Vicki Hendricks on Giving Up Noir

My friend author Vicki Hendricks is perhaps best known for her classic, contemporary noir novel Miami Purity, an explosive mix of crime and explicit sex. She followed that break-out novel with several more critically-acclaimed edgy, sex-soaked noir tales, including Sky Blues, Cruel PoetryIquana Love, and Involuntary Madness. But now she’s trying something very different with her new novel, Fur People, and I invited her here to talk about it.

close up headshotWhen I switched from crime-noir writing to general fiction, I didn’t realize the difficulty I would have in dropping my usual methods of keeping readers’ attention—sex and violence. I was inspired with a story about Sunny, a young animal-lover, because I share her needs and pain, if not her behaviors. I love animals much more than I love murder, and the irony involved of love taken to the extreme fascinated me. Somehow I failed to recognize obsession, the basis of noir—old habits do die hard. Around every tree in the Florida setting lurked a noir opportunity begging to be explored—my subconscious at work. I hadn’t set out to write a Marley and Me, but it’s as if I was writing blindfolded.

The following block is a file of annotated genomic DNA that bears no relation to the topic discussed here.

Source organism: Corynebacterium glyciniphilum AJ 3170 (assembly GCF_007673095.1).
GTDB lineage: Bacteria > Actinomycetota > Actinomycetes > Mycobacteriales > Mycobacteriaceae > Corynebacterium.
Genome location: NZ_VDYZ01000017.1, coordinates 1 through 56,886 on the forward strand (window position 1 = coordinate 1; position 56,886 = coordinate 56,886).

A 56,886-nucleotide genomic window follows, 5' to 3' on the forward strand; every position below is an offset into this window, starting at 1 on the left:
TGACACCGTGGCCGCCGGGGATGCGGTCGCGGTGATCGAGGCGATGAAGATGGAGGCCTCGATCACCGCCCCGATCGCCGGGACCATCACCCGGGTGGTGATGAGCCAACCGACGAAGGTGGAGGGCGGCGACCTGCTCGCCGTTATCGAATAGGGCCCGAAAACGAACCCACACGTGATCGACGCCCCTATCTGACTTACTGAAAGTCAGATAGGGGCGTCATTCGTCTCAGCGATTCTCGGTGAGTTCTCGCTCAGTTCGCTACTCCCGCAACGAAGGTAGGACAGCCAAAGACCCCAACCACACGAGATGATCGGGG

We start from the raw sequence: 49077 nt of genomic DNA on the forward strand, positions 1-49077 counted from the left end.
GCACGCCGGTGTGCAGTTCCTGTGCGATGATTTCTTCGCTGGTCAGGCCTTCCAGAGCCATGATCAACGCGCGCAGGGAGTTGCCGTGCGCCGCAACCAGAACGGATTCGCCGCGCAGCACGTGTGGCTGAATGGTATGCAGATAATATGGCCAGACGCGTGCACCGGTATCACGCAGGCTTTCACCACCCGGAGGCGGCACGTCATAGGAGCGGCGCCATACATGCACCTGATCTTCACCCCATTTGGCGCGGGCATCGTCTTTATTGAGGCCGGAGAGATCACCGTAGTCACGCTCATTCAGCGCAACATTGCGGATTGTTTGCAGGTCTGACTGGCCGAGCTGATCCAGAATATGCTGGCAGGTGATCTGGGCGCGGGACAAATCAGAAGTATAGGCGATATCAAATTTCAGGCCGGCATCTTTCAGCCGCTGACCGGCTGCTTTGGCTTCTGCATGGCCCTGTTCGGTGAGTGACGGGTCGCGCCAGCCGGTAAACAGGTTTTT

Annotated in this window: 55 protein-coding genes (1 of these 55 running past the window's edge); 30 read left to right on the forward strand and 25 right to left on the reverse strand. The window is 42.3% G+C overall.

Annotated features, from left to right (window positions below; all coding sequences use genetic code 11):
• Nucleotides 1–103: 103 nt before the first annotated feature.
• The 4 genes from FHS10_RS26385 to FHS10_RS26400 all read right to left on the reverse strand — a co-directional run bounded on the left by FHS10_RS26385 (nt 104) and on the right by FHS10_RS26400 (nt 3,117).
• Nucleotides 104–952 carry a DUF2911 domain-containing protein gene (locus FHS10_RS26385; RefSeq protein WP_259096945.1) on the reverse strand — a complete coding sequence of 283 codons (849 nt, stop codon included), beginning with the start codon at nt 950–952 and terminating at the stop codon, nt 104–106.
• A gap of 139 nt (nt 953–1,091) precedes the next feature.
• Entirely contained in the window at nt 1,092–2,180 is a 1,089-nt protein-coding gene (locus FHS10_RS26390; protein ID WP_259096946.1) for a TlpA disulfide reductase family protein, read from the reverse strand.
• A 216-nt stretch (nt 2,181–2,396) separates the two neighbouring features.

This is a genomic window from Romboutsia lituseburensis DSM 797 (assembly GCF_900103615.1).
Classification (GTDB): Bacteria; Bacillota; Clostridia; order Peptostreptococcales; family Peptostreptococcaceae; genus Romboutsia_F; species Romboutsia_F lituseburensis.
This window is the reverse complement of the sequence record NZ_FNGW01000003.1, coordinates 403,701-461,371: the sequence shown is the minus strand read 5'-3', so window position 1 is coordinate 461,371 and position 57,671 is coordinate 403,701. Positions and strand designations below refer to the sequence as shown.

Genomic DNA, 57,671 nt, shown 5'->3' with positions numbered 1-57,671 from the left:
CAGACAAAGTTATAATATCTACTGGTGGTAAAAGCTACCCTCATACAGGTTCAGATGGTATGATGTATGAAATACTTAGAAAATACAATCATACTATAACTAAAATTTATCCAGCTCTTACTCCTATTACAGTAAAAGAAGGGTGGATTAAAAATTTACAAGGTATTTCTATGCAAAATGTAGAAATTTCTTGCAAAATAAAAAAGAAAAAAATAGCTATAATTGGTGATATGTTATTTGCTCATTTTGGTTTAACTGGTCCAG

Sexual desires spring from Sunny’s past, as she dreams of the ex-boyfriend she left ten years earlier and hopes to love again. Drunken men with sick talk stumble through the woods and find her camper-bus. What’s a girl to do? In addition, the local veterinarian can’t stop obsessing about the young hunk who so smoothly led her into trafficking Special K and cost her six months in prison and the loss of her license.  And the homeless man, Buck, has nothing on his brain but the inside of Sunny’s shorts, ever since he spots her guzzling Half and Half in the grocery.

As I’m writing this, I remember that just a few days ago, worried about my usual quantity and length of sex scenes, my sister asked if the book would be appropriate to give her mother-in-law for Christmas. I assured her it would be fine– just a smattering of romance in there, I told her. Now I wonder if that’s true. Somehow I think so, considering the amount of adult situations in comparison to everything else that happens in the 300 pages, but as I tease out details for examples here, I wonder if my sensibilities have become warped over the years. Am I too perverse to be the judge?

There’s crime, too, I realize, and even firearms, in Fur People. Buck’s unregistered Police Special appears as a complete shock to my conscious self, but there it is, sure as heck, buried under blankets and towels in a Rubbermaid bin. Chekhov’s advice couldn’t be ignored: “If in the first act you have hung a pistol on the wall, then in the following one it should be fired.” I had to deal with that concept.